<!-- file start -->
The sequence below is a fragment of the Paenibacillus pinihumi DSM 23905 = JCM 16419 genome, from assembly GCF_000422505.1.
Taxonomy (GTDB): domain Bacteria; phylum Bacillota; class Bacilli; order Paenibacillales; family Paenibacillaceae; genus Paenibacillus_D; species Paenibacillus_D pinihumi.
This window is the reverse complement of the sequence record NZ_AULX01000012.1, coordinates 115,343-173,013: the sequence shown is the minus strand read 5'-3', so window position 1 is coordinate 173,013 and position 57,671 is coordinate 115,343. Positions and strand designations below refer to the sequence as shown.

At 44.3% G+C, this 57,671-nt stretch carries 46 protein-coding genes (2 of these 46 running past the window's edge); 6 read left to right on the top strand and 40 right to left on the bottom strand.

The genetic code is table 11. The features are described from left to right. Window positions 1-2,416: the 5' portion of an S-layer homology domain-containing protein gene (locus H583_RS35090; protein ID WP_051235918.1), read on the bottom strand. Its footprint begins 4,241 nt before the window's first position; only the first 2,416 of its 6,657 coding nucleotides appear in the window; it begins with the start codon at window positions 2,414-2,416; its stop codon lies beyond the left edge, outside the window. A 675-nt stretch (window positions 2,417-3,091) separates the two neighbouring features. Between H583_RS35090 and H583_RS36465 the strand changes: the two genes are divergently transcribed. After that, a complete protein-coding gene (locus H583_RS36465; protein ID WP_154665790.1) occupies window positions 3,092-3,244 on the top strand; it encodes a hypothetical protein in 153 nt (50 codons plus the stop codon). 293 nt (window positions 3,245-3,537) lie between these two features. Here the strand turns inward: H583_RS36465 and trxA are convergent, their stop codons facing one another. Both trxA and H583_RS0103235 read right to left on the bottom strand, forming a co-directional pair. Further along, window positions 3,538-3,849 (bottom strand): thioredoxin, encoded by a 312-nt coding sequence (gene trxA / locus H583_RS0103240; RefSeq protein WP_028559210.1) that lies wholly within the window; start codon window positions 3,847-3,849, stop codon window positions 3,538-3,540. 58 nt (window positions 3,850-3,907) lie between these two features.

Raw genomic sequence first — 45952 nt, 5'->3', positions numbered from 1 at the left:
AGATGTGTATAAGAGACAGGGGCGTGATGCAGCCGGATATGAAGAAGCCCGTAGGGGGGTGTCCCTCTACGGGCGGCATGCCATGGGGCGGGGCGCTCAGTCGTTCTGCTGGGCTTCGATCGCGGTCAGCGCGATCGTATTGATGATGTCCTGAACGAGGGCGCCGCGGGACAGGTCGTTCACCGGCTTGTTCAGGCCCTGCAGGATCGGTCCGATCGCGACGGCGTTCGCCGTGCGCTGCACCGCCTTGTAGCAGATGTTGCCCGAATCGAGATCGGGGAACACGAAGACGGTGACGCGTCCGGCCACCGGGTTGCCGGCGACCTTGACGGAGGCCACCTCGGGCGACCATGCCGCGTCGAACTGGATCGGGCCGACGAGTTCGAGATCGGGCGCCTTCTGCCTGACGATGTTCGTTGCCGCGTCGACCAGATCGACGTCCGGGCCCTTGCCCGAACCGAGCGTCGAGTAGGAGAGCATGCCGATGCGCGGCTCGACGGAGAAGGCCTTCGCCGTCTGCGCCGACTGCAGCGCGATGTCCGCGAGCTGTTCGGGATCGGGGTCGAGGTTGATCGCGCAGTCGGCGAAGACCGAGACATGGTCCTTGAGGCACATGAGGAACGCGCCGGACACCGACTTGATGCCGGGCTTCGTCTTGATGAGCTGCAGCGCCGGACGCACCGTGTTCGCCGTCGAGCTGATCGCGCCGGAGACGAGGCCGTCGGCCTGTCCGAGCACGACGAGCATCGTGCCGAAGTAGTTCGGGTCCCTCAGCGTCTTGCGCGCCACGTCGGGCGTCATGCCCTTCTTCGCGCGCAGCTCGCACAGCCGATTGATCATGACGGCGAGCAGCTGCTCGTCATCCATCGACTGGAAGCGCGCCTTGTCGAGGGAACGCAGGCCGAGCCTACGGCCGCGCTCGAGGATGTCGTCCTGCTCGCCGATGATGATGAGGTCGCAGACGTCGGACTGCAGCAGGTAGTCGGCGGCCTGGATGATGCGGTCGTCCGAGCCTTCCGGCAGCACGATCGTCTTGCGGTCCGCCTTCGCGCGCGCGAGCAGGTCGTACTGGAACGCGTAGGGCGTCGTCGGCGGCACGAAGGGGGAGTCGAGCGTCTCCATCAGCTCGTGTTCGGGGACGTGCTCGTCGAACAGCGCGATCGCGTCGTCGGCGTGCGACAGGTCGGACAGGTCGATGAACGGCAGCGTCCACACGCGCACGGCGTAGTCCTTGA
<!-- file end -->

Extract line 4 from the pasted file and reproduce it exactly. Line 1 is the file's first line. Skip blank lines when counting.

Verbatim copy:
At 44.3% G+C, this 57,671-nt stretch carries 46 protein-coding genes (2 of these 46 running past the window's edge); 6 read left to right on the top strand and 40 right to left on the bottom strand.